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discipline policy

(excerpted from the employee handbook)

Society has rules and limits everyone has to live by. Children need rules and boundaries to prepare them now to be better citizens tomorrow. They must learn self control. They need discipline. They also need independence but independence within limits set by adults.

Discipline and punishment are two completely different concepts. One of the most confusing concepts to an adult is the DIFFERENCE between discipline and punishment. Look at the chart to learn how COLOR US KIDS expects you to teach self control through discipline.

PURPOSE: To teach self control To penalize for misbehavior
EMPHASIS: Future behaviors Past and present behavior
ADULT’S EMOTION: Patience and calm
Concern and love
Self knowledge
Fear and guilt

You can see that there is truly a BIG difference between discipline and punishment. Discipline is geared to teach self control. Teaching means that the child learns new correct behaviors that are appropriate so that the child won’t need to use the old misbehaviors any longer.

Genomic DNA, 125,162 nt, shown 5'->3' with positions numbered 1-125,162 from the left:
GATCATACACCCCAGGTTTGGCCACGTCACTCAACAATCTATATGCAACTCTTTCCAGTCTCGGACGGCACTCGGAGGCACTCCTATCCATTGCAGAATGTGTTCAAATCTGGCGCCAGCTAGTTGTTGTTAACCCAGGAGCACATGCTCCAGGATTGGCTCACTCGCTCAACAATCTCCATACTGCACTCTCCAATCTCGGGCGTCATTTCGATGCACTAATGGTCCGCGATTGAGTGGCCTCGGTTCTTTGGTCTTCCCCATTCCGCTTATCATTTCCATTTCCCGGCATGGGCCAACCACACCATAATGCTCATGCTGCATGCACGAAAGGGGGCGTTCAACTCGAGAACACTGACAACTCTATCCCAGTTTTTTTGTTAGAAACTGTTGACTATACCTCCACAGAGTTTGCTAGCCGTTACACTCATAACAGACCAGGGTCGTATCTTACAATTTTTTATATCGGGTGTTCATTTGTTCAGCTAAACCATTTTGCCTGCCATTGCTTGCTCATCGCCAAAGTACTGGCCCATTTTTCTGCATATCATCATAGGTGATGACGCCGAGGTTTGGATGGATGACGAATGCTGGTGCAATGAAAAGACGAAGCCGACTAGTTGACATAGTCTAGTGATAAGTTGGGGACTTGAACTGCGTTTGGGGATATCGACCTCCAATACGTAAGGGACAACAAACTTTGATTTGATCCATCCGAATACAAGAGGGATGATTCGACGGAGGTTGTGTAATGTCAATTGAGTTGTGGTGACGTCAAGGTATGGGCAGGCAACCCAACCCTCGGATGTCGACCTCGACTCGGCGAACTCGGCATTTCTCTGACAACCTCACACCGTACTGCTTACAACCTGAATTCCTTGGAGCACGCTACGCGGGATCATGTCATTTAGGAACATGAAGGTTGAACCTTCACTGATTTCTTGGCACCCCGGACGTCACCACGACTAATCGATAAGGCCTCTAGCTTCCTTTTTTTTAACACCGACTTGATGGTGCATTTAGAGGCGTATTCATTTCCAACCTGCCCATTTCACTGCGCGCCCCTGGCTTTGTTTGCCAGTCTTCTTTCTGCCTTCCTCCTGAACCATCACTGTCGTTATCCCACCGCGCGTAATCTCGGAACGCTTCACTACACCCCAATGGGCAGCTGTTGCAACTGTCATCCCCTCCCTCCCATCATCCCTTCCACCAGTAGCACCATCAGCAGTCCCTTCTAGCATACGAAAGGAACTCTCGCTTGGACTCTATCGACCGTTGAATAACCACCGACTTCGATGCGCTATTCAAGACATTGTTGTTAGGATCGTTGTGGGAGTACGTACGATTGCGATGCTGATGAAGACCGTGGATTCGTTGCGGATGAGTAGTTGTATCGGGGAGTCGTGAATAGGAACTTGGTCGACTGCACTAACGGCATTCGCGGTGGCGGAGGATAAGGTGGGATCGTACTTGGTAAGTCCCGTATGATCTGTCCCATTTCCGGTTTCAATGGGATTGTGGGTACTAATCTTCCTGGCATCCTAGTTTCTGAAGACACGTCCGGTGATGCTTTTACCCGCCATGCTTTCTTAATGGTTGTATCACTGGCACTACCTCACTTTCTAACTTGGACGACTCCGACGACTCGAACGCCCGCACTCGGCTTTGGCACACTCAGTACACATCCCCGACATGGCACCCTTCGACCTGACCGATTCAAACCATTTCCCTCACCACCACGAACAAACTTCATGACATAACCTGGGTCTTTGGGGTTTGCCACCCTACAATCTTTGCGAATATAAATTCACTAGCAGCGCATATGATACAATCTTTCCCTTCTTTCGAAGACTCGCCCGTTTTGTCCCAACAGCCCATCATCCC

The purpose of punishment is to penalize, to punish for misbehaviors. Our children deserve more. They deserve to be taught rather than be punished as a consequence for their actions.

The emphasis of each is so very different. Discipline is concerned with the future. The goal is to teach our children how to behave not just for today, but for always. Discipline builds correct and appropriate behaviors for life so that the child can live now and always in appropriate ways.

Punishment is only concerned with the behavior that just happened. There’s no thought about tomorrow. Because there is no concern with the future, the behavior will reoccur and reoccur.


It’s important to understand why a child is misbehaving. This can help you handle the situation. The following are a few reasons a child may misbehave:

  1. Boredom
  2. Needs not being met
  3. Food allergies
  4. Illness
  5. Inability to entertain themselves
  6. Testing out new behaviors
  7. Release of frustration and/or tension
  8. Lack of sleep
  9. Reinforcing misbehavior
  10. Inconsistency

Occasionally, positive guidance may not be effective by itself. If a child continues to behave in such a manner that is disruptive or dangerous to him or to others, it may become necessary to remove him from the group. Whether inside the classroom or on the playground, in such situations, the following procedures are to be followed: